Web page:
On May 29, 1984, Tina Turner issued the album that would take her from being unfairly viewed as a has-been by the world at large and gain her the respect and commercial success that she so sorely deserved. It was a collection which featured 10 tracks produced by no less than four different sets of producers, and yet it proved to be exactly what the world at large need to appreciate the awesomeness of Ms. Turner and, perhaps most importantly, to finally remove the silent “Ike and” that so often appeared in front of people’s perceptions of her.
As you may have noticed from the album’s original date, it’s actually been 31 years since Private Dancer first hit record store shelves, which may lead you to ask, “Why are you only just now releasing a 30th Anniversary Edition of the album?” To that, we can only respond with…
New this week in the Rhino Room at iTunes:
Miroslav Vitouš, Magical Shepherd: Bassist Miroslav Vitouš may not be a household name outside of houses where jazz fans reside, but between his work as a solo artist and as a founding member of Weather Report, the man is unquestionably a musical legend. Released in 1976, this album finds Vitouš working with Jack DeJohnette, James Gadson, Herbie Hancock, and Onike, and while it might not be the strongest of his solo endeavors, it nonetheless has moments of – you guessed it – magic. (Seriously, though, the title track and “New York City” are pretty great.)
It’s an album that dances on the sand – you know, just like that river twisting through a dusty land – and when it shines, it really shows you all it can, but it’ll shine twice as brightly for you if you pick up the two-CD deluxe edition, which you can find in stores right now.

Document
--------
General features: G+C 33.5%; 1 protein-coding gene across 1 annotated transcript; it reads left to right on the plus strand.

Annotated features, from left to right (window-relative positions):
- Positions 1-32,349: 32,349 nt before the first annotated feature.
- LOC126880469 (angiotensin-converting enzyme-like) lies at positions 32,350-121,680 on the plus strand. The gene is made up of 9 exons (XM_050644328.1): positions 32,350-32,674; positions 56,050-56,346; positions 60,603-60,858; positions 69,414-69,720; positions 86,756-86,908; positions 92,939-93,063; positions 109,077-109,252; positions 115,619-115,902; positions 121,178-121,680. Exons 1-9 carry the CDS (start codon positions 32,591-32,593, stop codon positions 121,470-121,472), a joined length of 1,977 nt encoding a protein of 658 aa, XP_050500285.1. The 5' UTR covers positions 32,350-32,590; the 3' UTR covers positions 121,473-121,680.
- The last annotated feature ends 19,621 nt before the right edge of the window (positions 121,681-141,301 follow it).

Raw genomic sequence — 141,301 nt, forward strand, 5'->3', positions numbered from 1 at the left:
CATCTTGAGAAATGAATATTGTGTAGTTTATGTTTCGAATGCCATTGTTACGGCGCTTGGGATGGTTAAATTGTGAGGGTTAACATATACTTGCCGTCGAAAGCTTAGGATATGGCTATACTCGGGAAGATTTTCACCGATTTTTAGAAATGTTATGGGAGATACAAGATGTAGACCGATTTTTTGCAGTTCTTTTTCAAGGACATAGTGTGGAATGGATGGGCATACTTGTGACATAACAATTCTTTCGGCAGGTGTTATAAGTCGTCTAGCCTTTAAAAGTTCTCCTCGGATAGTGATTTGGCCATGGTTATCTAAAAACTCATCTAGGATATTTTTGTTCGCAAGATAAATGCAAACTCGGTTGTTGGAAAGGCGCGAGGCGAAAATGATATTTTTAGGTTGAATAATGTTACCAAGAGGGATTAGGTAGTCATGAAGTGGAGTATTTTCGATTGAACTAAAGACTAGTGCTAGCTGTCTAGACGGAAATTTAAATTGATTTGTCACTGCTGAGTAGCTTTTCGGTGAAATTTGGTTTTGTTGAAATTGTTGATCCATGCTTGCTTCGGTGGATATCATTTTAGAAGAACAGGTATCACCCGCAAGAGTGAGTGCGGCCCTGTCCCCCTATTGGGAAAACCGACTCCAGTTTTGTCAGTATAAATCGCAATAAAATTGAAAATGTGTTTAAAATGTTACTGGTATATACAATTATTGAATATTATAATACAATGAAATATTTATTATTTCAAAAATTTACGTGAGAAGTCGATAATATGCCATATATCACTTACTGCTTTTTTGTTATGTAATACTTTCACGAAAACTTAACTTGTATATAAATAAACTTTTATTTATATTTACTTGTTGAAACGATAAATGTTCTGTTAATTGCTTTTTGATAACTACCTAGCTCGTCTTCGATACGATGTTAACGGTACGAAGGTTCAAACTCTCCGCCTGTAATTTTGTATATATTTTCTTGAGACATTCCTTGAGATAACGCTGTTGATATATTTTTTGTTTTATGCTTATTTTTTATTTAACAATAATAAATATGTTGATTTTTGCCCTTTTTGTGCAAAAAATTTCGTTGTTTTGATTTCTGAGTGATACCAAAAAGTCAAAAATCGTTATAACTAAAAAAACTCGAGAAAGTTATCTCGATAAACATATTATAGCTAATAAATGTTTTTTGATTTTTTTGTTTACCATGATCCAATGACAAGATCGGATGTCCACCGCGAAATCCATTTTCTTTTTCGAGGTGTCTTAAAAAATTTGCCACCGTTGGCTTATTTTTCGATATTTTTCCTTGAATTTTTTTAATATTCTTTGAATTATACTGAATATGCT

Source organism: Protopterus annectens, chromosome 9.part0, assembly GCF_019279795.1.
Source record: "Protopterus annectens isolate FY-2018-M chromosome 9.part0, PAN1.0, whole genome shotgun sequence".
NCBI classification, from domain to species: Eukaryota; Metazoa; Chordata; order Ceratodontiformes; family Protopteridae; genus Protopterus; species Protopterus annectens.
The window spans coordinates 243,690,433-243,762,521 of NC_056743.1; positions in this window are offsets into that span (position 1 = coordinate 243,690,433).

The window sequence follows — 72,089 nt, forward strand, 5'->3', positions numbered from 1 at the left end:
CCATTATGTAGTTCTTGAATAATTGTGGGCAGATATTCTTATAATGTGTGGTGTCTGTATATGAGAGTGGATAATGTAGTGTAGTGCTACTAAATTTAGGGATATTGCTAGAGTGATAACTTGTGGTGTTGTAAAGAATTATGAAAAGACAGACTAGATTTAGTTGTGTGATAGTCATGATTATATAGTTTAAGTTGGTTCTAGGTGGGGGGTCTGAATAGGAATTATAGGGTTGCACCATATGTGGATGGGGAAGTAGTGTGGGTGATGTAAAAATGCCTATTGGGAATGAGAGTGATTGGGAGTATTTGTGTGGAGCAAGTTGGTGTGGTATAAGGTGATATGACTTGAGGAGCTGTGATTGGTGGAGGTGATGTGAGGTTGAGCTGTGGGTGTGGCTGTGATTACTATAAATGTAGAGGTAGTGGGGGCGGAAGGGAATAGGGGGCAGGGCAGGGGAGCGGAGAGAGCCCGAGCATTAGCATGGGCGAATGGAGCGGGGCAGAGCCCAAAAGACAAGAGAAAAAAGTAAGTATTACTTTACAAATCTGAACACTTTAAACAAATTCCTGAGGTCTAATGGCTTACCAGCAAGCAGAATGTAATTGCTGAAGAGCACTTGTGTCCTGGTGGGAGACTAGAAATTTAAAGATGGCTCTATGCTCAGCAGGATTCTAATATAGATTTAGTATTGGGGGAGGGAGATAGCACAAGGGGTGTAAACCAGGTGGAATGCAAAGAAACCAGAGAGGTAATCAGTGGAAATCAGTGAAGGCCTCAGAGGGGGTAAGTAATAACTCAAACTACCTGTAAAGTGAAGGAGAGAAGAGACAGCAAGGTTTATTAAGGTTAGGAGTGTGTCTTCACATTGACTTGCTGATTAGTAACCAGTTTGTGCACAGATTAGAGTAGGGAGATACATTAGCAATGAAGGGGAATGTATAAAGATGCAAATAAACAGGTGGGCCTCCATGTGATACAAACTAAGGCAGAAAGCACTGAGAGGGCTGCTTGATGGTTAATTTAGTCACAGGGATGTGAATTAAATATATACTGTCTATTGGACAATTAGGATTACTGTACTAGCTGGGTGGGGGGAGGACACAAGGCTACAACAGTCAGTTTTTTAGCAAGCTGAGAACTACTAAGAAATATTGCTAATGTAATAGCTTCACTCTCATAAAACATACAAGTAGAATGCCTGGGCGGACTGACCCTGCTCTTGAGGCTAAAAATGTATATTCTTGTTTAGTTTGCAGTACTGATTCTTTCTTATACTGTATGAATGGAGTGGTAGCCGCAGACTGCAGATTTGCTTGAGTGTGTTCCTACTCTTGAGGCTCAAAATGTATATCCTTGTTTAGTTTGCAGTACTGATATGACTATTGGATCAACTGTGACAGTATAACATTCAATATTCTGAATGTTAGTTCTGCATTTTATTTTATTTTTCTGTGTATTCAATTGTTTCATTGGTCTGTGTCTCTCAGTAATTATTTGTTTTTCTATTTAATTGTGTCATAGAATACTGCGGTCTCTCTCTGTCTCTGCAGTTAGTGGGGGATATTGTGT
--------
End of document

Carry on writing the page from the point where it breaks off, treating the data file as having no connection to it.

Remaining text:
Not that anyone really needs an additional excuse to own a copy of Rio, given that it features such classic Duran Duran tracks as the title track, “Hungry Like the Wolf,” and “Save a Prayer,” but this expanded version of the album includes the original nine tracks, album remixes of “Rio,” “Lonely In Your Nightmare,” “Hungry Like the Wolf,” and “Hold Back the Rain,” carnival remixes of “My Own Way,” “New Religion,” and “Hold Back the Rain,” the Manchester Square demos of “Last Chance on the Stairway,” “My Own Way,” “New Religion,” and “Like an Angel,” and more. All told, there are 27 songs on the set, plus the second disc closes with Simon Le Bon’s 1982 Christmas message. If that doesn’t warm the hearts of you diehard Durannies, we can’t imagine what will.
Picking a favorite Foreigner album from the initial Lou Gramm era of the band is for many a choice along the lines of picking your favorite child: they all have their merits, but no matter which one you choose, someone’s going to look down their nose at you for your selection. On the other hand, the unselected albums aren’t likely to scream “I hate you” and run off sobbing, so at least they aren’t likely to be left with the permanent emotional scars that your children will, but…oh, sorry, where were we? Oh, well, let’s just forget the analogy and make with the announcement: we’ve just released Foreigner’s 4 album on 180-gram vinyl.
Nicolas Godin and Jean-Benoit Dunckel, the duo from Versailles, France otherwise known as Air, have been delivering their ever-evolving blend of dance, electronica, prog-rock, and psychedelia since 1995, when they released their debut single, “Modular Mix,” and they’ve built a tremendous fanbase with their subsequent efforts over the course of the last two decades. If you’re one of their many fans, then this is a good week for you…so good, in fact, that the goodness actually carries over into next week as well.
Let’s start with the most awesome news first: today marks the release of The Virgin Suicides – 15th Anniversary –The Limited Edition Super Deluxe Box Set, a mammoth affair which would seem to argue that the soundtrack to Sofia Coppola’s first feature film is far more important on the pop culture landscape than the film itself...or not. (We figured we’d better throw in the “or not” just in case: Ms. Coppola is pretty well connected in the entertainment business, you know.) Either way, though, there’s no question that we’re taking this album very, very seriously, indeed, as you can see by what’s included: